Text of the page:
Table of Contents
- 🧾 Overview of the Big Berkey Water Filter
- 💡 Features
- 🚦 Performance
- 🔠 Berkey Model Variations
- 📝 Filter Elements Info
- 🧫 Contaminants Removed
- 🔧 Assembly & Maintenance
- 🆚 Compare Berkey vs. Other Top Gravity Filter Brands
- 🔔 Pros & Cons
- 😱 The “Berkey Water Filter Scam”
- 🙌 How I Use My Big Berkey
- 🤔 Is a Berkey Filter Right for You?
- ❔ Frequently Asked Questions
- Found this review helpful?
🧾 Overview of the Big Berkey Water Filter
The Big Berkey Gravity-Fed Water Filter is a stainless-steel portable water purification system that uses gravity to push water through a filter cartridge, removing more than 200 contaminants.
A big bonus of the Berkey water filter is that, unlike many of the countertop water filters I’ve used, you don’t need to attach it to your faucet. Using the Berkey is simple: you fill it with water and leave the filter to do the work, as you would with a pitcher.
You can store the Big Berkey wherever suits you most. Most people, myself included, choose to find a location for it on their kitchen counter. This may require a bit of moving things around if you’re lacking side space, as the Big Berkey water filter is 19.25” tall and 8.5” – so it’s not particularly compact.
Because you don’t need to connect the Big Berkey to your sink, it has the advantage of being a more portable option. It relies only on gravity to filter water, not your home’s water pressure, which I’d recommend keeping in mind as you read through this guide. Gravity filters are notoriously slower than filters powered by water pressure, but this isn’t necessarily a bad thing. It just depends on your personal preferences.
❗️ Do you live in California? Learn about restrictions & how to get a Berkey in California here
The Berkey filter comes in a variety of different sizes, from tiny travel units to larger counter systems. I’ve focused on the 19.25” tall x 8.5” wide Big Berkey water filter in this review, with this being the most popular choice and the filter I purchased for myself. The general concept of Berkey counter filters is consistent from one model to the next, however, so if you’re considering a larger or smaller unit, you’ll still find this review helpful.
Stainless steel filter unit
The Berkey is around 4 times the size of your average water pitcher, and is designed to sit on your kitchen counter. It’s made from stainless steel, which does look a little practical, but it shouldn’t stand out too much in the majority of kitchens. I put it on a spare bit of counter space next to my sink, which worked well for me, as it’s where I instinctively head for water anyway.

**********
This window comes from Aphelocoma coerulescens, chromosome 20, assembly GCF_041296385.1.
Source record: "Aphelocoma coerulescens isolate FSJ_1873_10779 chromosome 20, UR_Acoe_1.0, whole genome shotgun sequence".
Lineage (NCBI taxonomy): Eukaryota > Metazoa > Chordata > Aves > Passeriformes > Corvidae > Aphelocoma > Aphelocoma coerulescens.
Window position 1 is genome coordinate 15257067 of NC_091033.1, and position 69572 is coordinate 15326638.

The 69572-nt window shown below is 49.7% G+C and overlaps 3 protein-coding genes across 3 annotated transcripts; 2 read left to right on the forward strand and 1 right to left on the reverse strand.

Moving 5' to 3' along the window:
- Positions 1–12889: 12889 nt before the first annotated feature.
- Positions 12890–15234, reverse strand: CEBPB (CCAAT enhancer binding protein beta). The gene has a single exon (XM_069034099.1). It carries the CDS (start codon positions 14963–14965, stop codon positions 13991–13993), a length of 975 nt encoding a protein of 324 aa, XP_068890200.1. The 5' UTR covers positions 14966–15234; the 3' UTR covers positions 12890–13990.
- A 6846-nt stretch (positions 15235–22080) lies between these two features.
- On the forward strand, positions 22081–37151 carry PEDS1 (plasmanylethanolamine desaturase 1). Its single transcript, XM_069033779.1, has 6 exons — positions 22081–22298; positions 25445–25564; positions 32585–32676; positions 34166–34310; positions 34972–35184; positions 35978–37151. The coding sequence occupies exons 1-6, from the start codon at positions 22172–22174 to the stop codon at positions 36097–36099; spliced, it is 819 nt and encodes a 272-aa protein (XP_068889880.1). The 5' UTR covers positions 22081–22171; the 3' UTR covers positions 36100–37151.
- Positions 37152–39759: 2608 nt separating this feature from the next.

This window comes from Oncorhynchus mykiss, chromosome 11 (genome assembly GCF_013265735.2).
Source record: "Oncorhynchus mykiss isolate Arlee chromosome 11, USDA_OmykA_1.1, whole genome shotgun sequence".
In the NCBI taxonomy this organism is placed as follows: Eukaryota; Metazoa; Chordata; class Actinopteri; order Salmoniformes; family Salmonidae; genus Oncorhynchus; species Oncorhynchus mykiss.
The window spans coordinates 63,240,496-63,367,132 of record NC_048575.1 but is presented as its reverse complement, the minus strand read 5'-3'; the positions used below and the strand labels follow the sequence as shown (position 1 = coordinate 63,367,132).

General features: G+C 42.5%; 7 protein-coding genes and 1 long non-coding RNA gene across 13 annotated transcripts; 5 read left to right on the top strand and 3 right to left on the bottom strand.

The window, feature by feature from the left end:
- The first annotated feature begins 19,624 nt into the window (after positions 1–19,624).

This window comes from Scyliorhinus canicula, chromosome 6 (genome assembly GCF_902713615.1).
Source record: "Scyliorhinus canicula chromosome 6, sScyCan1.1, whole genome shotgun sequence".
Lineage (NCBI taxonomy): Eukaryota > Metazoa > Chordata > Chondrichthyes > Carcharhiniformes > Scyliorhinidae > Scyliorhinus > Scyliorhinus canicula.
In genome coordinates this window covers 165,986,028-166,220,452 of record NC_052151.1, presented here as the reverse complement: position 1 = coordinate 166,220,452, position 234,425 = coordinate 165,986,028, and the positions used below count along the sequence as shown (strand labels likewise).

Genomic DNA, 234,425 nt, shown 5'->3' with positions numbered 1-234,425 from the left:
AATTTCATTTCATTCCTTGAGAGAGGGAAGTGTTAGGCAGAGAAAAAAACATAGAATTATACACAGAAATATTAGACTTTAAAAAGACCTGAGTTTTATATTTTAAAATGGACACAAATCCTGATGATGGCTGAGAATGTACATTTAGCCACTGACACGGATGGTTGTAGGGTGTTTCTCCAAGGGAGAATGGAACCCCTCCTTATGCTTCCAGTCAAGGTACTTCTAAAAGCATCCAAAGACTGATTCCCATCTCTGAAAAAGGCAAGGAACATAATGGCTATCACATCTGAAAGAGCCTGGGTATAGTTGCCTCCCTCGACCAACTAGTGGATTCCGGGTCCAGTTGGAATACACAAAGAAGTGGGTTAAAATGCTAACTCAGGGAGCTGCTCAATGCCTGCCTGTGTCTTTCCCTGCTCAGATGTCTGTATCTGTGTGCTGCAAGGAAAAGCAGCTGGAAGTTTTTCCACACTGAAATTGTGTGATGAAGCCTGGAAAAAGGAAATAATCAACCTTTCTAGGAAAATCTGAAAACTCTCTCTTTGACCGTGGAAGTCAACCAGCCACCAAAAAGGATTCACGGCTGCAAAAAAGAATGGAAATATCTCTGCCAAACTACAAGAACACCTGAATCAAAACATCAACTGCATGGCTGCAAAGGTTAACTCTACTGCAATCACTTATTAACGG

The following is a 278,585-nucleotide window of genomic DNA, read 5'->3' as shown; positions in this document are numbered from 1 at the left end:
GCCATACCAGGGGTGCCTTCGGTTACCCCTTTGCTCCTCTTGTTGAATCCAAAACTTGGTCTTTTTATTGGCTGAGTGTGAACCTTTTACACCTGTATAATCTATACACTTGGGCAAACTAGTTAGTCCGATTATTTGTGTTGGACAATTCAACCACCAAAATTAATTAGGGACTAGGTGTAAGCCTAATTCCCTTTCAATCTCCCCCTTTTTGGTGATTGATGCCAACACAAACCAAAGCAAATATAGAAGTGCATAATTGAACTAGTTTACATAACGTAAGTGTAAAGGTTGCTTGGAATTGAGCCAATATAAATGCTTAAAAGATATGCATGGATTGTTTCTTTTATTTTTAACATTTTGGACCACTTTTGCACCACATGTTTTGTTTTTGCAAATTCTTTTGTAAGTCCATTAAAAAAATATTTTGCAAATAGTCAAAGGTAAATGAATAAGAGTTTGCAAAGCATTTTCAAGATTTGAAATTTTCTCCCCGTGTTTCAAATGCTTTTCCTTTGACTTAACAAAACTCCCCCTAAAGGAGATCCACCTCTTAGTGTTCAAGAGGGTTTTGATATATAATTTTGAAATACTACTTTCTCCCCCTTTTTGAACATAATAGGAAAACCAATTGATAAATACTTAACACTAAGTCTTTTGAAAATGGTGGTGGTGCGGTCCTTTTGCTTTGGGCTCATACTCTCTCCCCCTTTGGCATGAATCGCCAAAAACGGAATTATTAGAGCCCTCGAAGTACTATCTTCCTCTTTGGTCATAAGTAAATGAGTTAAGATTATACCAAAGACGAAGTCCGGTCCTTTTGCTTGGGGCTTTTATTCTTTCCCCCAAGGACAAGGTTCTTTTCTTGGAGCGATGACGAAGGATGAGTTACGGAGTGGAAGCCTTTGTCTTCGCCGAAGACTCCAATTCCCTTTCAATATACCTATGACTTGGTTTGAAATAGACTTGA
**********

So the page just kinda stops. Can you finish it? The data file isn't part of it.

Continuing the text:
2 Black Berkey elements
As a larger filter unit, the Big Berkey comes with 2 Black Berkey purification elements, which, Berkey says, have been tested in an EPA-approved laboratory and found to meet the NSF/ANSI Standard 53. This means this water filter system is effective at what it’s advertised to do – removing viruses and pathogenic bacteria, as well as reducing trihalomethanes, protozoa, certain inorganic minerals, and heavy metals.
You’ll be happy to hear that the Big Berkey requires no major installation. The user manual does contain instructions on how to set it up, however, which was pretty helpful when I unboxed my Berkey for the first time. The user manual also contains a bit of basic information about looking after the unit, testing that the filters work, and changing the elements.
If you know anything about counter water filter systems, you’ll know that the Berkey is one of the best of its kind. The unit uses “elements”, which are designed to filter and purify water at the same time. If you’re looking for a water filter that removes a wide range of contaminants, but you don’t want to pay for a reverse osmosis system, the Big Berkey is a great choice to consider.
👉 Read about Berkey vs reverse osmosis systems here
Going back to what I mentioned earlier, however, the Big Berkey doesn’t have the advantage of water pressure on its side. When comparing the system to a faucet water filter, I noticed that, unsurprisingly, the faucet filter provided a much faster result (i.e. I had access to instant clean water immediately).
That’s because the force of the water flowing through your pipes pushes the water through the filters, filtering it more quickly. As the Big Berkey relies on gravity to filter drinking water, you’ll have to put up with a much more delayed filtration process – although that won’t affect the quality of filtration; in fact, gravity filters can often afford to be more thorough because of how slowly they work.
As you’ve probably guessed, you won’t be able to drink clean water immediately after filling the Berkey water filter system. You should expect to wait up to a three-hour period for the unit with two Black Berkey filters to reduce the contaminants in water. With that said, the tank does have a good capacity, at 2.25 gallons.
To put that into perspective, one person is recommended to drink 0.5 of a gallon of water per day. My family could fill the top chamber and drink filtered water for just over one day before the chamber needed filling again, so there was always water available when we wanted it.
🔠 Berkey Model Variations
As I mentioned at the beginning of this guide, while I’ve focused largely on the Big Berkey water filter system, there are several Berkey models to choose from.
Most are variations on the Big Berkey – for instance, the Imperial Berkey is just a larger version of this stainless steel unit. Some, however, such as the Travel Berkey and the Berkey Light, have slightly different designs, features, and purposes.